In order to accommodate changing contexts and students’ and instructors’ learning curves, many found that practicing flexibility was necessary to make teaching and learning work.
- Open up assessments: Provide options for how students demonstrate their learning (assign a variety of assignment types and/or give students choice over the medium they use to demonstrate their learning).
- Be flexible with deadlines: When possible, be accommodating on assignment deadlines.
- Create a flexible assignment structure: Provide a structure where students can have a certain number of drops for an assignment type or include a “grace period” for assignment submission. This can also help minimize the need to create make-up work if students have to miss class or an assignment because of illness.
- Provide multiple pathways for office hours: If possible, offer remote and in-person (outside) office hours.
- Solicit feedback from students: Check-in with students about how they are doing and how the class is going, and make adjustments, as necessary using exit tickets, the mid-semester feedback process, and other mechanisms.
- Provide participation options: Allow students multiple pathways to participate in the class session (discussion, chat, polls, Google Docs, etc.)
- Anticipate glitches: Be prepared for technical issues to come up and have a flexible plan in place for what you or students will do in the event that you lose a connection and drop off the call.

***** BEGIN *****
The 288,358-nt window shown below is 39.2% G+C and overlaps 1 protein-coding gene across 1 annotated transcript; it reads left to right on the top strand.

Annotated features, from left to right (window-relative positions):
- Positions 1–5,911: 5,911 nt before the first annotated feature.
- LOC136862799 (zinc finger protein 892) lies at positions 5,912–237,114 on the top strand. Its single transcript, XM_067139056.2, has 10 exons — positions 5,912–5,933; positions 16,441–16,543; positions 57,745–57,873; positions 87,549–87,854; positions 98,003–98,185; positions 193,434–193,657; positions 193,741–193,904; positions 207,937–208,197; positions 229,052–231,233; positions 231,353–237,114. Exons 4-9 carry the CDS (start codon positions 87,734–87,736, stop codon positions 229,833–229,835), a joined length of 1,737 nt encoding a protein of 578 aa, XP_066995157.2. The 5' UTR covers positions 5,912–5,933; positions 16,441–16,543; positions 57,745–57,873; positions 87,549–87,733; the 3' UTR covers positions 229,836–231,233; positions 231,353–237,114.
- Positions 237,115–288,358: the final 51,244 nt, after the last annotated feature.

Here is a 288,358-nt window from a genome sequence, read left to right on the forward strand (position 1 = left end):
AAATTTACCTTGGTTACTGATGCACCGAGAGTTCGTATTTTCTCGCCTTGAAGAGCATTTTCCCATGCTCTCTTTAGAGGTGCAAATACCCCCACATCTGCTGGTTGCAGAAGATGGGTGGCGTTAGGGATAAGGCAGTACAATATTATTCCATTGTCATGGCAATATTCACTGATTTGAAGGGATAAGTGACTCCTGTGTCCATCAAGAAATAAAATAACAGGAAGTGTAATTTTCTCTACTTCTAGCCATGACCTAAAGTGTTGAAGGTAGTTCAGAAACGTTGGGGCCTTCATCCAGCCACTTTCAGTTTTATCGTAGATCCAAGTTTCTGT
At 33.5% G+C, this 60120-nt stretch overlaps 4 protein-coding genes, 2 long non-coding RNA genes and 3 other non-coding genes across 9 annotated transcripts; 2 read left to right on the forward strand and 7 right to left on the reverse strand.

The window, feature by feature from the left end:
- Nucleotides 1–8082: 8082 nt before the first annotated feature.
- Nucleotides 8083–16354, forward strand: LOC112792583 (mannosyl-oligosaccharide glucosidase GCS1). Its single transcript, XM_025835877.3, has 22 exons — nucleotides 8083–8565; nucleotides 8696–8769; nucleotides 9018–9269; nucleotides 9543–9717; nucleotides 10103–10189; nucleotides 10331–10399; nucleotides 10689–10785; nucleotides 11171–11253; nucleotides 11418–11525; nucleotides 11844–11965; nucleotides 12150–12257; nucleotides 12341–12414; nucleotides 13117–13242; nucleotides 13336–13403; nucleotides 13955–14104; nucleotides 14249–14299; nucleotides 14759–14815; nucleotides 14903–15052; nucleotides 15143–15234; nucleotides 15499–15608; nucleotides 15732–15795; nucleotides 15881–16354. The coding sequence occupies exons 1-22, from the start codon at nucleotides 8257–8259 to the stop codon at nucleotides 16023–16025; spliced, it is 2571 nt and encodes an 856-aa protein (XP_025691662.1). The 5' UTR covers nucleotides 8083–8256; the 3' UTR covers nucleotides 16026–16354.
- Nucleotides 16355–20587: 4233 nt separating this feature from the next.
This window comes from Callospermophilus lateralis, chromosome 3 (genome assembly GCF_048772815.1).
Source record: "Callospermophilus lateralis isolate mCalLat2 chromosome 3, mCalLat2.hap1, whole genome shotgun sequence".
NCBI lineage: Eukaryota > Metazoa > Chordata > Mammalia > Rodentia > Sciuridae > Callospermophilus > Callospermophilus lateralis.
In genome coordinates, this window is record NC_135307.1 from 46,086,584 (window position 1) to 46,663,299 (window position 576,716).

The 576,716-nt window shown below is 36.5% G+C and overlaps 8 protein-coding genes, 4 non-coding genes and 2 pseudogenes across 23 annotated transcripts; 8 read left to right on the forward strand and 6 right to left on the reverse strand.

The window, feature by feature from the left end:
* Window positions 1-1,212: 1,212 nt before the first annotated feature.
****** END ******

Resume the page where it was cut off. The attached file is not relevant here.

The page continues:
In-Person: Full Class
- Invite remote students to participate on Zoom: Some instructors invited quarantining students to participate remotely via Zoom to indicate their willingness to be flexible with students in a difficult situation. However, a number of other instructors found this method too distracting to justify, as you can see in the “Simplicity” section of this report. If you do want students to participate remotely via Zoom, you can learn more about technical solutions different faculty adopted in the “Technology” section of this report.
- Plan for remote exams: Assume exams and other major assessments will have to take place remotely for at least some students who need to isolate or quarantine.
- Provide participation options: Allow students multiple pathways to participate in the class session (discussion, polls, Google Docs, chat, etc.)
In-Person: Alternating Groups
- Make materials available online (brief lecture recordings, class recordings, etc.) for students to review when they’re able to and as often as they need to.
- Allow students to lead, on occasion: Give students a chance to provide input on the focus of particular class sessions or activities.
- Provide remote options: If you are using a “flipscotch” model, discussing the same content in any given week with each group of students, make one of those sessions remote to accommodate quarantining students or students who are otherwise unable to attend.
- Provide participation options: Allow students multiple pathways to participate in the class session (discussion, chat, polls, Google Docs, etc.).
- Provide participation options: Allow students multiple pathways to participate in the class session (discussion, chat, polls, etc.)
- Create adaptive guidelines for Zoom protocols: Keep in mind the many different factors (low bandwidth, living situation that they have little control over, hours of Zoom calls) that might be informing how students show up to your class when writing Zoom protocols. You may want to encourage students to keep their cameras on to cultivate participation, but do so with a light touch.
- Integrate asynchronous content: Build in a few weeks of asynchronous content to give everyone a break from Zoom.
- Offer optional Zoom sessions where students can ask questions and work together.